I find my copy of this morning’s Gainesville Sun in my driveway — soaked. The paper was in one plastic bag, but the bag had ripped when the paper was thrown onto the driveway and then had landed in a large puddle of rainwater.
I called the Gainesville Sun circulation office and used the automated system, as the office is closed on Sunday. I report the problem with today’s paper and do have the option of reporting that the paper was not double-bagged. My subscription will be extended, I am told by the automated voice. But I won’t be receiving today’s paper.
I go to a newspaper vending machine and find the Gainesville Sun’s machine is broken. So I purchase The Florida Times-Union, which continues to deliver newspapers to Gainesville even after The St. Petersburg Times, The Tampa Tribune and The Orlando Sentinel have stopped delivery in Gainesville.
The story that catches my interest is the feature on “How they’re plugged in,” a story about how they consume information and how that has changed in the last few years. The story includes a full page (in newspaper language) of profiles of 18 individuals and their technology use.
As this story points out, parents are texting their children and sending photos with their phones, working folks are using their phones to check movie times and find the movie theater with built-in phone GPS, and almost everyone is reading the news online (on computer or smart phone).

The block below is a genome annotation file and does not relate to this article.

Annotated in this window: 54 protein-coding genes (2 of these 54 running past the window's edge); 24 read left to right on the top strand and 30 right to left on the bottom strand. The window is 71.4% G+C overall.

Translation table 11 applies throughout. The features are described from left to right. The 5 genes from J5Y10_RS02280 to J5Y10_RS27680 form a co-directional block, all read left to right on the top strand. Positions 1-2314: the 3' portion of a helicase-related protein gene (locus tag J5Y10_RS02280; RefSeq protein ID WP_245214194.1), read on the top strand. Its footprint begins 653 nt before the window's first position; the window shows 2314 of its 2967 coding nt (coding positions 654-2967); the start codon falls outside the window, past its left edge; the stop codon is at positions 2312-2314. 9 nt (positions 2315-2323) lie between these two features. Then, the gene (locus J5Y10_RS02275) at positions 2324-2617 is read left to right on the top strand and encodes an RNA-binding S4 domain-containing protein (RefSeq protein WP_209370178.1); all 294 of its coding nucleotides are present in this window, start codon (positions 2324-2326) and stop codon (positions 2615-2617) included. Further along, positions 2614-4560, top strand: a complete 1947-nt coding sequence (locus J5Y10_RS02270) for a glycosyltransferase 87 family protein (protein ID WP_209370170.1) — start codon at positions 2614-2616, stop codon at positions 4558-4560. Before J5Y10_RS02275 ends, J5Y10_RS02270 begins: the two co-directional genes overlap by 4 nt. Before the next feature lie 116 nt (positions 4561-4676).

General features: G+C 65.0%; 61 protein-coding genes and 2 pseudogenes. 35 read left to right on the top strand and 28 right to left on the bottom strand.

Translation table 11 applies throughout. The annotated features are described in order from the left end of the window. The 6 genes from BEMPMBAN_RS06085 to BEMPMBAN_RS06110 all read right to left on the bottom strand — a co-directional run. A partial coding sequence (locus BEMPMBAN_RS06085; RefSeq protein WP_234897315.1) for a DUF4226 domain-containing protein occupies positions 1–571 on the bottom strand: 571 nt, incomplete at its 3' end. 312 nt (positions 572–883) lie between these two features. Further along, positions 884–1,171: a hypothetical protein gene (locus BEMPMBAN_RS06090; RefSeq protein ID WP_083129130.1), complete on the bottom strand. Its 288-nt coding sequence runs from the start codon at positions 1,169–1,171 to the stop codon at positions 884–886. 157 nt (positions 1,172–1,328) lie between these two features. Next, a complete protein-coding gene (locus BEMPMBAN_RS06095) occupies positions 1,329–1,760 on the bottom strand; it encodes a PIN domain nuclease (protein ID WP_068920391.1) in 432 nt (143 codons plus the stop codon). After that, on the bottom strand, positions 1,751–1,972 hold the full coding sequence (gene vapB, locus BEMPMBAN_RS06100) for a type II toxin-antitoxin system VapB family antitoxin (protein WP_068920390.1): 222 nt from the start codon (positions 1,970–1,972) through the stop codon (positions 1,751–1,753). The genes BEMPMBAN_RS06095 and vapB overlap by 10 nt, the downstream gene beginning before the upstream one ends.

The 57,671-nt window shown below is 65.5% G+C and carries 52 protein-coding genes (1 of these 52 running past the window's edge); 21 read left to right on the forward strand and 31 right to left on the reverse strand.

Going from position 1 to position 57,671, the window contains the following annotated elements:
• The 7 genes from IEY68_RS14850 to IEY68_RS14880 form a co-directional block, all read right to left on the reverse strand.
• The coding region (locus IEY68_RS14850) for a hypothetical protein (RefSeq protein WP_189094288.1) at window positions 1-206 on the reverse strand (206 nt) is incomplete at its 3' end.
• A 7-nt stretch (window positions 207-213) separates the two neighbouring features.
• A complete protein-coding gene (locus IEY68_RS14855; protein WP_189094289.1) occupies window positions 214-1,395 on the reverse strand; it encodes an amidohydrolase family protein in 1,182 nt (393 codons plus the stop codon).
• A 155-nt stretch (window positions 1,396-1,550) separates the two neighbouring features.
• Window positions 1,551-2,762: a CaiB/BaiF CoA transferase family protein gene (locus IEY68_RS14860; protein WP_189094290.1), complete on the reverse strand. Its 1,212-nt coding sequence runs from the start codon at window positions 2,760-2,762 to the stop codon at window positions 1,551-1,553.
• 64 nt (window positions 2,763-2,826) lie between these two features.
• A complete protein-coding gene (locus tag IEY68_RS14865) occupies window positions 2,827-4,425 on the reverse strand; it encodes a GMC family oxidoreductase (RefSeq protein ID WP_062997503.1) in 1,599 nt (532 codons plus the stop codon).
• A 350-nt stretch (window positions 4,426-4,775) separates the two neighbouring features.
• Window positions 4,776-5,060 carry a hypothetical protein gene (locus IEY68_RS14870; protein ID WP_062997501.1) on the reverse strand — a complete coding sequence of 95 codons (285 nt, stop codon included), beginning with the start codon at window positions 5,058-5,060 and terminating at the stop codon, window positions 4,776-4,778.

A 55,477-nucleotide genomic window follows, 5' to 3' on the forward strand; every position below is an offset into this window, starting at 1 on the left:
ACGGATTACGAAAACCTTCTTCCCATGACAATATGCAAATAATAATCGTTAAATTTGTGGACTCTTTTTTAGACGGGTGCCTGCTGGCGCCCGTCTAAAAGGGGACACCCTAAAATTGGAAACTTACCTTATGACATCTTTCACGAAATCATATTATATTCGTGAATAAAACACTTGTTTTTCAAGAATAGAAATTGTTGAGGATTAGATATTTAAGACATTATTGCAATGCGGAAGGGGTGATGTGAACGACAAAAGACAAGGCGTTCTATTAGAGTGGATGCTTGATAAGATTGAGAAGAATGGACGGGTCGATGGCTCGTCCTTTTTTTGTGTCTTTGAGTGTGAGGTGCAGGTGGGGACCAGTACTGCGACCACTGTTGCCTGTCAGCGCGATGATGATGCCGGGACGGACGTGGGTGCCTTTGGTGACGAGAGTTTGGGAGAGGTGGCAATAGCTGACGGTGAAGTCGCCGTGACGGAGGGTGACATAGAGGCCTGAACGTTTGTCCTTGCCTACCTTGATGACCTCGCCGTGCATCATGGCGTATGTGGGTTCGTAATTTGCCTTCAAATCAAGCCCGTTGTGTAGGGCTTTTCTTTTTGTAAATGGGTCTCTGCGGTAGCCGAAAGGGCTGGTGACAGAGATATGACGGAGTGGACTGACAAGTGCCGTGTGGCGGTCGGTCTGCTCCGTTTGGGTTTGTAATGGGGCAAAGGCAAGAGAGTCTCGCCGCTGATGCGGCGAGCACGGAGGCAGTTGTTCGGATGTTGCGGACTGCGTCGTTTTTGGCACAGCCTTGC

Those who are in the information delivery business (whether news or entertainment; print, online or broadcast) and those of us who teach students who plan to go into the field need to be aware of how people are getting their information and expect to be getting their information.
I’m going to make this a required reading for the students in my class — Writing for Mass Communication. These are students just starting journalism, public relations or advertising majors. They need to be thinking about their own cell phone use and that of others as the focus of their media careers — at least for near future.
We need to be thinking about “delivering the world” (as the AT&T commercial says) via smart phones.